Doorstop, Parliament House Canberra

Subject/s: Coalition backbenchers defying the Prime Minister to water down Section 18C of the Racial Discrimination Act.










Subject/s: Coalition backbenchers defying the Prime Minister to water down Section 18C of the Racial Discrimination Act.


MARK DREYFUS, SHADOW ATTORNEY-GENERAL: There is open rebellion against the Prime Minister over Section 18C. Yesterday Senator Bernardi introduced something signed by some 20 Liberal and National backbench senators calling for changes to Section 18C. This is an argument which was had in 2014. The Government abandoned its attempt to change Section 18C in 2014 and for good reason. There is no reason to change Section 18C. It’s a provision which has served Australia very well for more than 20 years. It prevents hate speech, it prevents racist abuse being hurled at other Australians and it’s the right place to draw the line. Now Mr Turnbull needs to show some leadership. Mr Turnbull needs to actually start acting like a Prime Minister and tell Senator Bernardi, and the 20 Liberal and National Party backbench senators that there will be no change to Section 18C. That it is the policy of this government that there will be no change to Section 18C, and bring to an end this ridiculous debate. It’s long past time for Mr Turnbull to act. He should show some leadership. At present he is showing none. Weasel words like “it’s not a priority of our government “, or worse, that there are “worthy arguments” for change to Section 18C simply provide encouragement to these rebelling backbenchers in the Liberal and National parties in the Senate. It is absolutely long past time for Mr Turnbull to show some leadership and bring this to an end. Any questions?


JOURNALIST: Would Labor consider changing Section 18D [inaudible] to provide more exemptions?


DREYFUS: It’s very good to hear mention being made of Section 18D which is the provision in the Racial Discrimination Act that actually provides protections and provides the balance to this prohibition on racist hate speech. Section 18D is the provision in the Act which protects political speech, it protects fair comment, it protects things said in good faith, it protects artistic endeavour. And again the two sections have to be read together. Together they have served Australia very well by drawing a line, and the line is drawn in the right place. No, Labor does not think that there needs to be any change to Section 18D, the provision which provides the protections.


JOURNALIST: Mr Shorten has asked Mr Turnbull to make a statement today. Have you seen the statement, do you know what it says, have you helped him draft what he’s going to say, have you given him any tips on what you’d like to hear?


DREYFUS: I’ve read in the media today that Mr Turnbull has accepted Mr Shorten’s invitation to sponsor a motion in the same form as was moved by Mr Howard, seconded by Mr Beazley, back in 1996. It’s a statement that will condemn racism, it’s a statement that will state very clearly a principle for the Australian Parliament, which I hope every member of the Australian Parliament can agree to. That we draw a line against racism, we stand up to racism, we say no to racism.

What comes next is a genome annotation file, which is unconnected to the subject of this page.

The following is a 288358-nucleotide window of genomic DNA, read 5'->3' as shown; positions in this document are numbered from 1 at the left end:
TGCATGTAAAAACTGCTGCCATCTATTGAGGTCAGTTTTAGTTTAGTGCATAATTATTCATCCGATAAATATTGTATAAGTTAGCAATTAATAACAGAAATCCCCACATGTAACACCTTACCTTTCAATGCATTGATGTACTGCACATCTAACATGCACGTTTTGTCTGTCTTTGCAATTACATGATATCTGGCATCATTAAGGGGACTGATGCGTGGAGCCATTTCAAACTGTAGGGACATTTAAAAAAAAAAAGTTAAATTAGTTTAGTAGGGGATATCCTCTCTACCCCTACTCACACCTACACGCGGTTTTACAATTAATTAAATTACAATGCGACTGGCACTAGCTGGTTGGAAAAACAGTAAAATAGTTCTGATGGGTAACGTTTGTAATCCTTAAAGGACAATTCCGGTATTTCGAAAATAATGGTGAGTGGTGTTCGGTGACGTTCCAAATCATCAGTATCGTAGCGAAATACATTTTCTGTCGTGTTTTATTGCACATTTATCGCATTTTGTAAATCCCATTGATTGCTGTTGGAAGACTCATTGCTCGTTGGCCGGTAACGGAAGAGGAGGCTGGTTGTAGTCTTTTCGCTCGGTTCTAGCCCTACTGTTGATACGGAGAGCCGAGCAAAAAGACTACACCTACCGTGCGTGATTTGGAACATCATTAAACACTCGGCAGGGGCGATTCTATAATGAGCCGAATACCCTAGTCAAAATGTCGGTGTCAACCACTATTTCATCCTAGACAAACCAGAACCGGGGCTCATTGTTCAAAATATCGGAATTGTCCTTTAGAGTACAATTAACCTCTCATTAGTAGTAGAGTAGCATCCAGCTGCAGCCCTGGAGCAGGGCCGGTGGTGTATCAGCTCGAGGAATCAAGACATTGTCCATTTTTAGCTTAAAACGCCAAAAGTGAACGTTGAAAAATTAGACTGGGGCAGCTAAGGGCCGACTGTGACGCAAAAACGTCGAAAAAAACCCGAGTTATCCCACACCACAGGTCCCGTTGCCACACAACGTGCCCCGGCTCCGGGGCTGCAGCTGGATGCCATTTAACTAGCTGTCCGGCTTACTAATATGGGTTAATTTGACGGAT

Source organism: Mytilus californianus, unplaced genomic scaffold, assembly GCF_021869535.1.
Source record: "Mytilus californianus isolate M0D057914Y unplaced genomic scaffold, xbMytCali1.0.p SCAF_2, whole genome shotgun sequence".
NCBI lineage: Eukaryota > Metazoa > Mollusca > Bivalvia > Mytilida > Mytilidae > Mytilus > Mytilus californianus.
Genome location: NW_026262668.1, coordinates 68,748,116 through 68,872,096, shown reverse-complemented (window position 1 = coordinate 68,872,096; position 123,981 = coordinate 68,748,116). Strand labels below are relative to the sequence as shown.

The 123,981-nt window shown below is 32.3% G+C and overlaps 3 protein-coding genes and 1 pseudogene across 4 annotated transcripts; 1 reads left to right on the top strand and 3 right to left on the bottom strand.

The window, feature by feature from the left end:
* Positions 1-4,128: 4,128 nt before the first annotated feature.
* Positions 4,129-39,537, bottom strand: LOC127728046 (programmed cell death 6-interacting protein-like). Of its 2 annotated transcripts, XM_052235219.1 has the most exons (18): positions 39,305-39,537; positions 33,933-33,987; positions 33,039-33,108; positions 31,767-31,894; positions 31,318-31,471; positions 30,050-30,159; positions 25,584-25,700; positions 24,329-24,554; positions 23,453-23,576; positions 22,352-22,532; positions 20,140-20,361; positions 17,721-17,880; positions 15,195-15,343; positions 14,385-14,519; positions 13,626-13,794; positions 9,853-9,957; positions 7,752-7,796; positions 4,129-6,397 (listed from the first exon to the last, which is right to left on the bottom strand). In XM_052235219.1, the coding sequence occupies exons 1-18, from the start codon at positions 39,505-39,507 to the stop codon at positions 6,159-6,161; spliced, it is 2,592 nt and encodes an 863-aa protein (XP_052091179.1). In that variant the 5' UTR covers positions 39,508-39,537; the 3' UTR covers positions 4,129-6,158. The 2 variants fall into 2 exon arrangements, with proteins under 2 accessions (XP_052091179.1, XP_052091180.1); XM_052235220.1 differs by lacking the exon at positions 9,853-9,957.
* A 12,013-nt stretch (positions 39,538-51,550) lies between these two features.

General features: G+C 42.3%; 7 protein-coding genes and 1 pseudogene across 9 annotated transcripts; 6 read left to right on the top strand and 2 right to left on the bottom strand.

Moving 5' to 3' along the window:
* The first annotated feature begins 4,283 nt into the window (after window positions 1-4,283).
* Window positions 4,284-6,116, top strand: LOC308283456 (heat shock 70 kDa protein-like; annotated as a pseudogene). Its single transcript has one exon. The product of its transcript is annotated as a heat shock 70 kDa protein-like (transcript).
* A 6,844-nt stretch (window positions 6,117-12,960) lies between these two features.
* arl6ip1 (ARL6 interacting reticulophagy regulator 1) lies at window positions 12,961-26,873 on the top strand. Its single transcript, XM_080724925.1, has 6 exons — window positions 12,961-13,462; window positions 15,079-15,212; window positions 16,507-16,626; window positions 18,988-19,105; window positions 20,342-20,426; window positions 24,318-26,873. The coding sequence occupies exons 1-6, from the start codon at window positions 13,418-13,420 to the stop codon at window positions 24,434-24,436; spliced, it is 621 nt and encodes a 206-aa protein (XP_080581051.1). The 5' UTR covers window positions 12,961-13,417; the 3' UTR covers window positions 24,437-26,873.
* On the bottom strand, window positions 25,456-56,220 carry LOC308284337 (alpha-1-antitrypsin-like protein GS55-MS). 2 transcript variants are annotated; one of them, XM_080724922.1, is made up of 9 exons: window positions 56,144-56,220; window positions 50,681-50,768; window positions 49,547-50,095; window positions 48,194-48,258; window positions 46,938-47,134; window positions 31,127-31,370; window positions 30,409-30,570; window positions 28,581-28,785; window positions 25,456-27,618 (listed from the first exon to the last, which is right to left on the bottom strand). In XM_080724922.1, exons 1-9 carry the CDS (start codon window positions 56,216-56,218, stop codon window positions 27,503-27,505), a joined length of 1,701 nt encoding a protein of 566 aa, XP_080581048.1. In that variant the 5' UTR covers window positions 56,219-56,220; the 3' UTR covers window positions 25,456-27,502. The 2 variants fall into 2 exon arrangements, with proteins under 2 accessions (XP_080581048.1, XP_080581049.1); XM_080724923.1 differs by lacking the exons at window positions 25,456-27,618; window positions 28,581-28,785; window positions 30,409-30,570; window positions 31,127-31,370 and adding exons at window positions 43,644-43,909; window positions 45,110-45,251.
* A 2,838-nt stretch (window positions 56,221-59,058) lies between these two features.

JOURNALIST: The Law Council is concerned about proposed changes by ASIO regarding special warrants that allow suspects to be detained for questioning. Does Labor hold similar concerns to the Law Council, will you be blocking any attempt to streamline the judicial process of these warrants?


DREYFUS: Labor has shown repeatedly that we will consider all necessary changes to our national security laws, and when we are considering those necessary changes to our national security laws, to respond to changes in threat levels to our national security in Australia, we will also consider the need for safeguards, for checks and balances, through some five inquiries conducted by the Parliamentary Joint Committee on Intelligence and Security. Over the course of the last Parliament, Labor demonstrated how that approach can work. The government demonstrated its acceptance of Labor’s approach by agreeing to more than 100 recommended amendments to the national security bills that the Parliament brought forward in the last term. Our position will be exactly the same in this Parliament. If our agencies say that they need new powers to deal with terror threats that they are facing or that they are needing to deal with on behalf of Australia then we will consider those requests for new powers and at the same time look at what appropriate safeguards and checks and balances can be brought in.


JOURNALIST: On higher education, the government [inaudible] a reform paper for universities. What are your views on partial fee deregulation and as a side note how much did  you pay when you went to university?


DREYFUS: Well I’m a bit older than Chris Bowen and I was in the happy position of paying no fees when I went through university. I don’t think Australia is now in a position – where we have considerably higher percentages of Australians going to tertiary education to return to free fees. Perhaps it’s a regret but I don’t think we’re able to. In the 70s we had 10 per cent of Australians going into tertiary education and it’s now more like 30 per cent. But Labor has made our position clear in relation to fee deregulation. No further questions?